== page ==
We therefore retain our Dec 22 thesis that multi-year wage hikes will lead to sustained inflation and that this, in turn, forces the more pragmatic new BOJ governor, Ueda, to expand the YCC from 50bps to 100bps. Further, we see the BOJ ultimately removing any control and then marginally hiking short term interest rates, leading to yen appreciation, a process that will start in H2 2023. The gradual introduction of these changes will not lead to any material negative impact on either the stock market or the domestic economy as we expect yen appreciation to be mild in the initial stages, especially if US interest rates stay higher for longer.

Japan’s reforms helping push the change in corporate and investor behaviour

Our positive stock market outlook has been reinforced by a major development, the recent engagement of the Tokyo Stock Exchange with corporates that have low valuations. This is hugely significant for many reasons. First, although the directives are non-binding, the TSE has the ultimate sanction of removing persistent corporate offenders to the junior indices as part of the planned shake-up and introduction of new indices. We can see a similar parallel to the changes today to the way in which banks pressured various Japanese conglomerates post-GFC, when they made them restructure to retain bank funding, which provided a catalyst for the introduction of corporate restructuring in Japan. Such actions quickly rippled through the entire corporate landscape, so we expect that these new directives will be a warning shot to the entire corporate sector. The most significant aspect of this intervention is that finally domestic authorities are imposing change on domestic companies. Investors are wary of the impact of activism, especially from foreigners, but this TSE intervention is very different and likely to harden domestic institutional attitudes towards those persistent corporate under achievers. There is already evidence recently of cases where domestic institutional investors have sided with foreign activists against certain corporates, a trend only likely to accelerate and prove accretive to share prices.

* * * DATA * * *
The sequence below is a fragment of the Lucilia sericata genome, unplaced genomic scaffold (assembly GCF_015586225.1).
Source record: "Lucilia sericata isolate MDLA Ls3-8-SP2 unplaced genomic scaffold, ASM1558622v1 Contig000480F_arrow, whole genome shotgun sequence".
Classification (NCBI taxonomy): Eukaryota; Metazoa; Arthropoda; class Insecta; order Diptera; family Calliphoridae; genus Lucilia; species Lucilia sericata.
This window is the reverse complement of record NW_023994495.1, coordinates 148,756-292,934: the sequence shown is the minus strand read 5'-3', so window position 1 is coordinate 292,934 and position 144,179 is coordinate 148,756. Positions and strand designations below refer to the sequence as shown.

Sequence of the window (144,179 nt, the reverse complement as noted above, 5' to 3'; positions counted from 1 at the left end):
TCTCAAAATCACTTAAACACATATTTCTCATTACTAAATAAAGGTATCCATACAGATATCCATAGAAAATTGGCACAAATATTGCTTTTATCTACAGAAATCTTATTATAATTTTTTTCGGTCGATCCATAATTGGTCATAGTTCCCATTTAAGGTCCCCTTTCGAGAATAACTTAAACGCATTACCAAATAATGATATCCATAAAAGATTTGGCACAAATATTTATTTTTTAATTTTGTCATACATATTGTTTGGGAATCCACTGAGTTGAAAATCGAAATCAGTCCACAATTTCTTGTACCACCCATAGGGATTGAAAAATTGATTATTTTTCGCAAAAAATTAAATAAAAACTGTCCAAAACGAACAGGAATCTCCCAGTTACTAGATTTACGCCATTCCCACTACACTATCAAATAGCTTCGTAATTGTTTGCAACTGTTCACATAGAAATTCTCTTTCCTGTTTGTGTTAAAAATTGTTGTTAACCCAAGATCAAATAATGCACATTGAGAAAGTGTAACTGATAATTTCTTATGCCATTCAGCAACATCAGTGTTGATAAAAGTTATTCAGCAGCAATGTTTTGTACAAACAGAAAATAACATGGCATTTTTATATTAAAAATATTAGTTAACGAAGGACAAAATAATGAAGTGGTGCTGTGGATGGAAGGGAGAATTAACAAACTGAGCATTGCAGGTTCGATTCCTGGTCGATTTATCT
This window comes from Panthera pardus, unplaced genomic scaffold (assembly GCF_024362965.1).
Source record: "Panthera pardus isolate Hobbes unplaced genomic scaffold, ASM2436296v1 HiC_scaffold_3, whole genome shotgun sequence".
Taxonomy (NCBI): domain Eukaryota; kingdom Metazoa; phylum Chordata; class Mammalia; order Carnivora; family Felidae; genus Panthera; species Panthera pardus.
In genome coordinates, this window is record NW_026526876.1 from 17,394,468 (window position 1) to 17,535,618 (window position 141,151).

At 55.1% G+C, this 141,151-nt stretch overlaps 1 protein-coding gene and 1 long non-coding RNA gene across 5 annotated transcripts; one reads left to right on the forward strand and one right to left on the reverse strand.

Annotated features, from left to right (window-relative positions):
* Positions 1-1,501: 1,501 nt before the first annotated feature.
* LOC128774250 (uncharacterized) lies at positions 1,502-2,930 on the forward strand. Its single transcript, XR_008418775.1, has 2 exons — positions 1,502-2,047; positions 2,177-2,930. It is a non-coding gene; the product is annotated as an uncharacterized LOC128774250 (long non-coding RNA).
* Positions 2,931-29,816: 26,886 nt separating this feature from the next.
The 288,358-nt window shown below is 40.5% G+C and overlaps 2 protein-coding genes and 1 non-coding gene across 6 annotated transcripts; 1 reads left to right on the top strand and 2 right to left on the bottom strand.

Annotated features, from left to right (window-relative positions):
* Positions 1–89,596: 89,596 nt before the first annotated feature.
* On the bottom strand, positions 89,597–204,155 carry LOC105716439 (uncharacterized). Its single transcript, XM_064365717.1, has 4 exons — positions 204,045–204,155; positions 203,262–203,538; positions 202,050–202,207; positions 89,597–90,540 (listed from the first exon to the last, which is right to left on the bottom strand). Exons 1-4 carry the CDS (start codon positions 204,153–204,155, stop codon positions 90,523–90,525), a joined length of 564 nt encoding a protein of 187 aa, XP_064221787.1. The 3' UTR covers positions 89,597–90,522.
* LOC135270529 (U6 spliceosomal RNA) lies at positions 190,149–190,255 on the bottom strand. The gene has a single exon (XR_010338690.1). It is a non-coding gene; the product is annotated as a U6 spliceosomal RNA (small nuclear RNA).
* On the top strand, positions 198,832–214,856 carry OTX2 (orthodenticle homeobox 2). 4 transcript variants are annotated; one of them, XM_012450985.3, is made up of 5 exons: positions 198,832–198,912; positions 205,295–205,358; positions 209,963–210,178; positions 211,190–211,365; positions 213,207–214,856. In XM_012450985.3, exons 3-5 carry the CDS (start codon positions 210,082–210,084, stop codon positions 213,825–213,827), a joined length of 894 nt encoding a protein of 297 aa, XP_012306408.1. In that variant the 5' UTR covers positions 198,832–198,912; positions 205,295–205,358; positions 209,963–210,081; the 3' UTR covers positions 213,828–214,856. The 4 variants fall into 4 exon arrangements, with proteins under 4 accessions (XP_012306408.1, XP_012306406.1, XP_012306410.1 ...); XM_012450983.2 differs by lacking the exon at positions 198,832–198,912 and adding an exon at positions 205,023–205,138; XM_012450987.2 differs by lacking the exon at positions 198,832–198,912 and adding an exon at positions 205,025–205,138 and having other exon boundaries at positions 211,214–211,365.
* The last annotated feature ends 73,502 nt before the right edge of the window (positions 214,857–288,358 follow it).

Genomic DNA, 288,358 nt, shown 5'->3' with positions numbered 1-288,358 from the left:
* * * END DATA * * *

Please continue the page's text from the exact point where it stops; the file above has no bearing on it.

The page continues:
This matters as our optimism for Japan in recent years has been anchored around the transfer of wealth from corporates to shareholders, driven by underleveraged cash rich balance sheets and surging free cashflow. Since December, this has been reinforced by the scale and sheer number of share buybacks, ranging up to nearly 20% in some holdings in our portfolio alone. Consequently, the Tokyo stock market free float is therefore declining every single day the market is open. This alone implies cheaper valuations, from an already low starting point relative to other developed markets and is driving sustained shareholder return improvements. Japan offers the only stock market where the dividend yield, leaving aside the total return including share buybacks, exceeds the inflation and interest rate.

We remain positive

Congratulations to the domestic retail investors who returned in droves to the market over the last 2 years, sensing the opportunity. As for the sceptical foreigners, ask yourselves where else you can enjoy such sustainable returns? If you can find alternatives, please send us a postcard. Otherwise get engaged with this once in a generation opportunity.